A trip to a casino in Tucson may not be the best place to start, but it is a beginning for Glendale City Council. Not every councilmember made the trip and took the tour Aug. 29 of Desert Diamond Casino, which is the major casino owned and operated by the Tohono O’odham Nation.

But, the point is, the mayor and at least half of our city’s councilmembers made the trip. It was a long time coming, but not too late to begin what is being referred to as “dialogue.”

We applaud the mayor and council for this gesture. It is not a minor one, to be clear. It marks the start of a real partnership, where the TO Nation now has a local government moving to its side of the table instead of across the aisle in a courtroom.

Lawyers for both sides may be saying, “Woe is me.”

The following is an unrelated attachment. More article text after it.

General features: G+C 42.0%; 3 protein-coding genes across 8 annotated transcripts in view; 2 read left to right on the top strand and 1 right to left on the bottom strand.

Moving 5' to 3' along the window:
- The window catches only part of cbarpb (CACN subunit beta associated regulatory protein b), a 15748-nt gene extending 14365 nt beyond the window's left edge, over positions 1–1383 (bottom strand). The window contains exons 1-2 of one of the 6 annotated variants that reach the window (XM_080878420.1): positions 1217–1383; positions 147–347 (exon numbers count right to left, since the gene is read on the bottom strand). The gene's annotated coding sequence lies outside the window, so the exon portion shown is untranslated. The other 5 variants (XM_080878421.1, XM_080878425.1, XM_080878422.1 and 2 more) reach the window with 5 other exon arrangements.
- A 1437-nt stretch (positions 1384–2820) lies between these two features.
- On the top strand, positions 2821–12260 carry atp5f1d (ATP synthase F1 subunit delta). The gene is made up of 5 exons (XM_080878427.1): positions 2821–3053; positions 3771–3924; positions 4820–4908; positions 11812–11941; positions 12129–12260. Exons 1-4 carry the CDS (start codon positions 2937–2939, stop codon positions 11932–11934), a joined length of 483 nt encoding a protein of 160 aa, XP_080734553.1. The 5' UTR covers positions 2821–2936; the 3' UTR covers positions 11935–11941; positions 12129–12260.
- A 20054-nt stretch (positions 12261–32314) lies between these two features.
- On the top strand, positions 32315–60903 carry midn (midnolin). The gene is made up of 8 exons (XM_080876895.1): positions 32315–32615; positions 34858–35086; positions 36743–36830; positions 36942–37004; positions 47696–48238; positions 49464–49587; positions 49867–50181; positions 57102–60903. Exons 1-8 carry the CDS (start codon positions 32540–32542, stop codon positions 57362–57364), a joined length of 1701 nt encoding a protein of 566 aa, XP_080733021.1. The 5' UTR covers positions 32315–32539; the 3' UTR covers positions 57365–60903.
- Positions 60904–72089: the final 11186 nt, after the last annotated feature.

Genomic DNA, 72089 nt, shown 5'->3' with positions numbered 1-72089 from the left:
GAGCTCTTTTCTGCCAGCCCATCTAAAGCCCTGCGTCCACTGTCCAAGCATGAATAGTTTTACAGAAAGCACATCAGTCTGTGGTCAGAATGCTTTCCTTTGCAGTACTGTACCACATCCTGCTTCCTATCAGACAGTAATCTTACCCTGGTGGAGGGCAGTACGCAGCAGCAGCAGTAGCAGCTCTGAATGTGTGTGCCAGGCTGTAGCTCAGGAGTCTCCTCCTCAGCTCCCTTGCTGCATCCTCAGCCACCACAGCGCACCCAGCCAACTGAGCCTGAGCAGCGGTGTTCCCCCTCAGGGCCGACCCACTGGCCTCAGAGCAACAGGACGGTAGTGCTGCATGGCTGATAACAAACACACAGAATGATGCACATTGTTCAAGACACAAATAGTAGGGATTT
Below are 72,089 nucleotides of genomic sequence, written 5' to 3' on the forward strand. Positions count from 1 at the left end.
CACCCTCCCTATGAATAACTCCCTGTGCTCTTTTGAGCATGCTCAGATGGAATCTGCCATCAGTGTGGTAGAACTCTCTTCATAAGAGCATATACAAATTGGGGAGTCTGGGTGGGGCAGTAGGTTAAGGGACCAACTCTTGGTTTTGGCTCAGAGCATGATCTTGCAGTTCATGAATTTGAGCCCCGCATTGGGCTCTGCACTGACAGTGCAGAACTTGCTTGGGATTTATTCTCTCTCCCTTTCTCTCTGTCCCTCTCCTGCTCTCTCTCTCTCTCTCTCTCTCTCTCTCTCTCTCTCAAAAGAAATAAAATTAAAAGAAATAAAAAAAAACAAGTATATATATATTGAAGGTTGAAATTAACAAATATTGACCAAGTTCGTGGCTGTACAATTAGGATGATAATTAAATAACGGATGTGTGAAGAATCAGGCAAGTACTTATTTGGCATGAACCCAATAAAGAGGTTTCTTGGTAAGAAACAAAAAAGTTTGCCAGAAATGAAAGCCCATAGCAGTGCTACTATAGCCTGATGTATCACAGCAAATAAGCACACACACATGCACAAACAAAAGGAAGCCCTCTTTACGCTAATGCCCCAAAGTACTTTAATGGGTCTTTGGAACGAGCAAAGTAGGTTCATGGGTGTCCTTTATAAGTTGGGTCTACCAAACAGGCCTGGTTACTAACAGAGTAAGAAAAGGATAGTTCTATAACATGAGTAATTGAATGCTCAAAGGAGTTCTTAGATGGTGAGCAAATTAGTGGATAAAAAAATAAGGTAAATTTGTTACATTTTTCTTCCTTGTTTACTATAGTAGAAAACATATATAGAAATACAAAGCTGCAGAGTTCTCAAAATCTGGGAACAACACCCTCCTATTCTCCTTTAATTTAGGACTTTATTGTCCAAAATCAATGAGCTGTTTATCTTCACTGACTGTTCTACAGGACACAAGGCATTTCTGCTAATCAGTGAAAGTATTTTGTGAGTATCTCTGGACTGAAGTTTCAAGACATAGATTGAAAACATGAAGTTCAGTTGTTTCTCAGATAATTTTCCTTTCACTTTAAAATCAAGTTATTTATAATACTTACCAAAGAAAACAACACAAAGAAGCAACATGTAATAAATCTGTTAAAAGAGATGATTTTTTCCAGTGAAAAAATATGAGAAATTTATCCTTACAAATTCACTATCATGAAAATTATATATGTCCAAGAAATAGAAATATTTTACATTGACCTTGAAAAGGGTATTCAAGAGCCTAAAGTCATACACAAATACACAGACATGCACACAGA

But for those seeking meaningful employment in the West Valley, if the TO Nation can break free from the courtroom drama being drawn out by two other Valley tribal communities, there will be job openings aplenty at 95th and Northern avenues. Once the physical structure – resort and casino – are in place and open, there will be an opportunity to experience what has occurred in Tucson the past decade.

As Councilmember Ian Hugh has said about his own research into the impact of the casino operation on Tucson, there can be a give and take between Glendale and the TO Nation that will greatly benefit both parties. All of the tribal nations in Arizona have been generous in their support of local communities, and extremely generous to local schools. They have supported charitable organizations and purchased outright vital public safety equipment for cities and towns.

These are difficult times for the City of Glendale. But city leaders have chosen the right path on their way to developing strong partnerships.